Short, bush plants produce 7" medium sized pods, great for smaller gardens
Short, bush plants produce colorful, purple, 7-inch pods that are filled with medium-sized, tan peas that have dark speckles. A fine variety that is good for small gardens.Fabaceae Vigna unguiculata
Old Timer (Purple Hull Speckled)
Southern Peas, or "Cowpeas" as they are commonly known by the Yankees, are thought to have originated in Africa. They were brought to the United States in early Colonial times during the slave trade. They became a staple food in the Southeastern U.S. where they are eaten as green shelled peas or left to dry on the vine for later use.
- Ease of Growing
- Grown as
- Days to Maturity
- 60-90 (Spring/Summer)
- Growing Habit
- Very Tender
Southern peas are very tender, so be sure to harvest before the first frost.
- Growing Season
- Short, Long
- Cultivar Type
- Growing Conditions
- Warm, Hot
Cowpeas peas are easy to grow anywhere there is plenty of heat. They grow fast and need very little care. Heat and drought tolerant but they will produce better if they receive regular water.
- Outdoor Growing Temp
- 65°F - 95°F
- Min Outdoor Soil Temp
Germination is rapid at temperatures above 65° F; colder temperatures slow germination.
- Start Indoors
- Start Outdoors
- Sun: min. 6 hours daily (Warm, Hot)
Cowpeas are grown under both irrigated and non-irrigated regimes. The crop responds positively to irrigation but will also produce well under dryland conditions.
Cowpea is more drought resistant than the common bean. Drought resistance is one reason that the Cowpea is such an important crop in many underdeveloped parts of the world. If irrigation is used, more vegetative growth and some delay in maturity may result. Application rates should insure that the crop is not over-watered, especially in Northern latitudes, as this will suppress growth by lowering soil temperatures. The most critical moisture requiring period is just prior to and during bloom.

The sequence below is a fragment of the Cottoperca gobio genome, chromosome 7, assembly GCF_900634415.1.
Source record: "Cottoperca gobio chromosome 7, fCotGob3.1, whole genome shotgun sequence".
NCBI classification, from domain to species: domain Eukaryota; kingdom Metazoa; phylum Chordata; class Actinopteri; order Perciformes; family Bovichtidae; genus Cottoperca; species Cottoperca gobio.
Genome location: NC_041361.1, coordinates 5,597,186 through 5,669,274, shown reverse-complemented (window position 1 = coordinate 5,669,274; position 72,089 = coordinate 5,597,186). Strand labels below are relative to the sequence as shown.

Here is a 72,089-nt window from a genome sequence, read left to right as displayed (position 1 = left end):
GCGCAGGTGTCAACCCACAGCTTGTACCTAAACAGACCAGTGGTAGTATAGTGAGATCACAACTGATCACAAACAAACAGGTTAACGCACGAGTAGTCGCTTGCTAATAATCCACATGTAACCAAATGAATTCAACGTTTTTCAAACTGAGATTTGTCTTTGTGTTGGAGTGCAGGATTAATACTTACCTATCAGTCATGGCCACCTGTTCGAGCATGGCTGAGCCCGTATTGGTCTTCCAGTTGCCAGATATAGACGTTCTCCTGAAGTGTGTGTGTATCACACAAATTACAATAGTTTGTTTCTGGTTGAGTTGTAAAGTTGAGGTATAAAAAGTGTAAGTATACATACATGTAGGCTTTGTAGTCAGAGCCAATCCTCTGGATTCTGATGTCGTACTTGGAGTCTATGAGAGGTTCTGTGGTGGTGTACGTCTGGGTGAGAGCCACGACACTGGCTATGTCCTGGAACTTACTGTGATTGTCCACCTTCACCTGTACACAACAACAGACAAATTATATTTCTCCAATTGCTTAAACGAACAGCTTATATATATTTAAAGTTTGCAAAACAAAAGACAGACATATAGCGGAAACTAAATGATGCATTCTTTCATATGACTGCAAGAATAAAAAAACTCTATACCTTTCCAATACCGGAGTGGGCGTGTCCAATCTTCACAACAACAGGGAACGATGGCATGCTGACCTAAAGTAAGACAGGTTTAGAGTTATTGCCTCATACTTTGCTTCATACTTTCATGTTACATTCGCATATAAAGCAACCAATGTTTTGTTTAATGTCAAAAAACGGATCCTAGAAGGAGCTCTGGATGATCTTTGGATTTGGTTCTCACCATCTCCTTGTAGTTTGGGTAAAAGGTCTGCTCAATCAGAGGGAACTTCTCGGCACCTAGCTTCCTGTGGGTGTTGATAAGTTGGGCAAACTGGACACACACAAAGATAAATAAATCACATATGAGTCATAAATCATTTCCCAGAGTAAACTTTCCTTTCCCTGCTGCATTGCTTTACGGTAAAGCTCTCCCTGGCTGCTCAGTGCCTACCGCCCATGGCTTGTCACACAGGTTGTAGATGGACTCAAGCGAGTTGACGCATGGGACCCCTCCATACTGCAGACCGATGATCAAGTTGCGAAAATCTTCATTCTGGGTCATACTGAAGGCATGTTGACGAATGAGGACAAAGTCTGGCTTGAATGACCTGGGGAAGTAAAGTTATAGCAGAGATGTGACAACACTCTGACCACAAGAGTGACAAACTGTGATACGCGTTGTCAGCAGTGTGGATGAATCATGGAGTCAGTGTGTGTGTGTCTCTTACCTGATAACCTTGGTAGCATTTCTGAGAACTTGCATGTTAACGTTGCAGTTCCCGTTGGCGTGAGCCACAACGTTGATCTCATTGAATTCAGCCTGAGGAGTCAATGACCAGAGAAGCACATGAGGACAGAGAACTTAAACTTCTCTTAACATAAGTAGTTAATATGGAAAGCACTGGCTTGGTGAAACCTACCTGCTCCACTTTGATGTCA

Do not apply nitrogen, which will result in poor yield and lush foliage. The ability of southern peas to grow in poor soil is quite remarkable.
Cowpea, like all legumes, forms a symbiotic relationship with a specific soil bacterium (Rhizobium spp.). Rhizobium makes atmospheric nitrogen available to the plant by a process called nitrogen fixation. Fixation occurs in root nodules of the plant and the bacteria utilize sugars produced by the plant. Although cowpea Rhizobium is normally widespread, seed inoculation with Rhizobium specific to the Cowpea would be beneficial in areas where it is not present. Always use Rhizobium of the Cowpea type.
- Drought tolerant, High heat, Needs lots of space
- Small Gardens?
- Attracts beneficial insects?
- Light green
- Fruit Size
- Plant Height
- Plant Diameter
- Hardiness Zone
- Disease Resistance
- Taste Profile
Unusually, seeds have a taste between English peas and cowpeas when fresh.